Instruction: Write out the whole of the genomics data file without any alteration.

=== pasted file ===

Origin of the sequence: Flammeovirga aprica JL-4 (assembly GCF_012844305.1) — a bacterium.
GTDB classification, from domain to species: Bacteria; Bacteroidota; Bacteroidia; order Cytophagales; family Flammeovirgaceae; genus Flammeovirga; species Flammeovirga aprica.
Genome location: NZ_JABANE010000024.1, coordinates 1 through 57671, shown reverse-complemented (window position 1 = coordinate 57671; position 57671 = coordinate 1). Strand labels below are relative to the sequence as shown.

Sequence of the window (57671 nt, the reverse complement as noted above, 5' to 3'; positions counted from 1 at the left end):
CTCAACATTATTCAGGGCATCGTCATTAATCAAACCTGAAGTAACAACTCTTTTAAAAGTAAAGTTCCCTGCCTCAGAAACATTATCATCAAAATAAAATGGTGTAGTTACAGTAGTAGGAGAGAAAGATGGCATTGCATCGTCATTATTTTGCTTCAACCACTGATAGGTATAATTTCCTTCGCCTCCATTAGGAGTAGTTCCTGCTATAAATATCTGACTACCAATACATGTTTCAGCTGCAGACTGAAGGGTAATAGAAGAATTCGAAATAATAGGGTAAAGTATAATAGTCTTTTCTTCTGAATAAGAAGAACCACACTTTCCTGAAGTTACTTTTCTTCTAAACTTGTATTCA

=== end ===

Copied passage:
Origin of the sequence: Flammeovirga aprica JL-4 (assembly GCF_012844305.1) — a bacterium.
GTDB classification, from domain to species: Bacteria; Bacteroidota; Bacteroidia; order Cytophagales; family Flammeovirgaceae; genus Flammeovirga; species Flammeovirga aprica.
Genome location: NZ_JABANE010000024.1, coordinates 1 through 57671, shown reverse-complemented (window position 1 = coordinate 57671; position 57671 = coordinate 1). Strand labels below are relative to the sequence as shown.

Sequence of the window (57671 nt, the reverse complement as noted above, 5' to 3'; positions counted from 1 at the left end):
CTCAACATTATTCAGGGCATCGTCATTAATCAAACCTGAAGTAACAACTCTTTTAAAAGTAAAGTTCCCTGCCTCAGAAACATTATCATCAAAATAAAATGGTGTAGTTACAGTAGTAGGAGAGAAAGATGGCATTGCATCGTCATTATTTTGCTTCAACCACTGATAGGTATAATTTCCTTCGCCTCCATTAGGAGTAGTTCCTGCTATAAATATCTGACTACCAATACATGTTTCAGCTGCAGACTGAAGGGTAATAGAAGAATTCGAAATAATAGGGTAAAGTATAATAGTCTTTTCTTCTGAATAAGAAGAACCACACTTTCCTGAAGTTACTTTTCTTCTAAACTTGTATTCA